Upcoming Civil Rights Conference at Vanderbilt Honors Lewis V Baldwin

Vanderbilt University Civil Rights Conference November 9th


Maria Gitin, Plenary Speaker

Ordinary Heroes in Alabama

A talk with slides and stories from Lewis V Baldwin’s childhood community

11 AM- Noon            Vanderbilt Divinity Center, Nashville TN

I am honored to serve as the Plenary Speaker for this celebration of one of the most important voices in civil rights and religious history scholarship, Rev. Dr. Lewis V Baldwin. It was my great good fortune to meet and become friends with Dr. Baldwin through our shared experience of the civil rights movement in Wilcox County, Alabama where Baldwin was born and raised, and where I spent a short impactful summer working with SCLC and SNCC on the last large voter registration drive prior to the passage of the 1965 Voting Rights Bill.

My presentation, to include historic slides and stories from Dr. Baldwins’ hometown, is set for November 9th 11-noon at Vanderbilt Divinity School as part of a two-day celebration of Dr. Baldwin’s contributions.

The Voice of Conscience: Civil Rights, Post Civil Rights and the Future Freedom Struggle. The Program in African American and Diaspora Studies along with the Vanderbilt Divinity School presents a two day conference on November 8-9, 2013. This conference honors Dr. Lewis V. Baldwin on the occasion of his retirement from Vanderbilt after 30 years of teaching, research, and scholarship devoted to American Religious History and the U.S. Civil Rights Movement.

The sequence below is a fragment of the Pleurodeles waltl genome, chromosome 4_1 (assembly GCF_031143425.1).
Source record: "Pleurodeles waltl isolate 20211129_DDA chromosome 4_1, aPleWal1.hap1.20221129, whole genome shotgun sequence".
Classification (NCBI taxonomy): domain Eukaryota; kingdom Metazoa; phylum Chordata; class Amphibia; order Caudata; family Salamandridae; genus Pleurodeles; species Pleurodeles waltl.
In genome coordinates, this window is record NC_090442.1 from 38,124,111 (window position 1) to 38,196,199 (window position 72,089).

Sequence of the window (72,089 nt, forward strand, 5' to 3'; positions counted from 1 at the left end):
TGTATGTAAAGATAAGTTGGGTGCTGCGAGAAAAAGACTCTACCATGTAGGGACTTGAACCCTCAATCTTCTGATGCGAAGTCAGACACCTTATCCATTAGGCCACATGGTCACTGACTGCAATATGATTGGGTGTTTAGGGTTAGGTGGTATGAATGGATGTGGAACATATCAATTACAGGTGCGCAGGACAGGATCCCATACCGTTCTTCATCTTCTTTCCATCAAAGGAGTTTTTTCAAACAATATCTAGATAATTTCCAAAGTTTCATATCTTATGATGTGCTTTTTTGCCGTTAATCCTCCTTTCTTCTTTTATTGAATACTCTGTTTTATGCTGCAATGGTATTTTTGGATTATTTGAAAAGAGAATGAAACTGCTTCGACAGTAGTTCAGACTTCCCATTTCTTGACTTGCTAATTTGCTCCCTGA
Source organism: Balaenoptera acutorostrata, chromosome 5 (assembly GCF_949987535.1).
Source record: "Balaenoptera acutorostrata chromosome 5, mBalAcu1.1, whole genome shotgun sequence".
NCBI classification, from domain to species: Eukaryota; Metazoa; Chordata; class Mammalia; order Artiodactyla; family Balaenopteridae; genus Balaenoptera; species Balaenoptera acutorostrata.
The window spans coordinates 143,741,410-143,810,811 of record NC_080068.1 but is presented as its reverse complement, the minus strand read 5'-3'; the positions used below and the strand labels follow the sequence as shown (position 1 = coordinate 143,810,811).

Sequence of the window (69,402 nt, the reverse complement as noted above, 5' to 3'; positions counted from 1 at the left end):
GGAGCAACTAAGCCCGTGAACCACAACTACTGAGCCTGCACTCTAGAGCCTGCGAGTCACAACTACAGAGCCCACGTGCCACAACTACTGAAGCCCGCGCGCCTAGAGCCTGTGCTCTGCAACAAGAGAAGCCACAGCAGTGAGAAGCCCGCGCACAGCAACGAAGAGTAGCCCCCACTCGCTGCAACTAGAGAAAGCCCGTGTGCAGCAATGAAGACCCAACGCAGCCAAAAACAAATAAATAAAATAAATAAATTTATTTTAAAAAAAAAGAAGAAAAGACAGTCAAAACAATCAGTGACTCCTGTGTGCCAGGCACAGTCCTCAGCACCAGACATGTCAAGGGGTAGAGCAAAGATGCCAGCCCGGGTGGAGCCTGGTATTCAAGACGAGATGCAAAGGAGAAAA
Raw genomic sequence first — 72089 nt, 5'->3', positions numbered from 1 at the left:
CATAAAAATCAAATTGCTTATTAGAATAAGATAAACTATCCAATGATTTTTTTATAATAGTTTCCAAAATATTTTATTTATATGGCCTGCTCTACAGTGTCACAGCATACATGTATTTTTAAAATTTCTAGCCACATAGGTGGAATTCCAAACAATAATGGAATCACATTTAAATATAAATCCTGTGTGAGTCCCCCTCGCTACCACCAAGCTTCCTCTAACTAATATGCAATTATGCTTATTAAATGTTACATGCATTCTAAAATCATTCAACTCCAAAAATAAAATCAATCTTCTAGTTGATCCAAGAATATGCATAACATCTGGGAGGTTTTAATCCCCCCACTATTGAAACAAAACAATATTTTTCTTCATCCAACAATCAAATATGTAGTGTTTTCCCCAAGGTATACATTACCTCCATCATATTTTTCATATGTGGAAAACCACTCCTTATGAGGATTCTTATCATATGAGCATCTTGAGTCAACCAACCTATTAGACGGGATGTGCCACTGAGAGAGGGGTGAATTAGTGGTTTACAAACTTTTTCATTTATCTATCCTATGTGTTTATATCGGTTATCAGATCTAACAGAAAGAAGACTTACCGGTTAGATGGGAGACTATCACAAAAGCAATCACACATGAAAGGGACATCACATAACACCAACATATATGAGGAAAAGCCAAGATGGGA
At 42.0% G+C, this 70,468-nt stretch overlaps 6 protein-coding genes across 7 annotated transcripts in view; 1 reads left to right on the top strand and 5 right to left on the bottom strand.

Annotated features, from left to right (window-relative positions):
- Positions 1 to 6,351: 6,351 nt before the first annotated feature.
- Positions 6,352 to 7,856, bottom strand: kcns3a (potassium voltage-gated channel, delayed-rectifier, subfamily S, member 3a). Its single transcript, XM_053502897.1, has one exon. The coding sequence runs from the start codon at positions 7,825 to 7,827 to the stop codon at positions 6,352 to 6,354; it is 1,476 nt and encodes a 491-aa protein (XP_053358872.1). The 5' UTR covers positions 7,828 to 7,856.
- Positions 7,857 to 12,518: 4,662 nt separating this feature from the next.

More information and full program at: http://www.vanderbilt.edu/aframst/Event%20News CENTER

This entry was posted in Uncategorized.

2 comments on “Upcoming Civil Rights Conference at Vanderbilt Honors Lewis V Baldwin

  1. Sheryl Threadgill says:

    I wish that I could share in this. Dr. Baldwin has not been celebrated enough in his hometown. I am going to place this on the Chamber web site and facebook page. We should also submit an article to our local paper.


    • Maria Gitin says:

      You are so right, Sheryl. It would be hard to over-estimate his contribution to King studies and even more importantly, to my mind, to teaching the true philosophy of nonviolent activism, activism that you and your family were in the forefront of, in Wilcox County. Lewis’s story and that of his brother, and little of his brother-in-law Clarence Blackman (who married Lewis’s sister Mary) are told in their own words in my forthcoming book.


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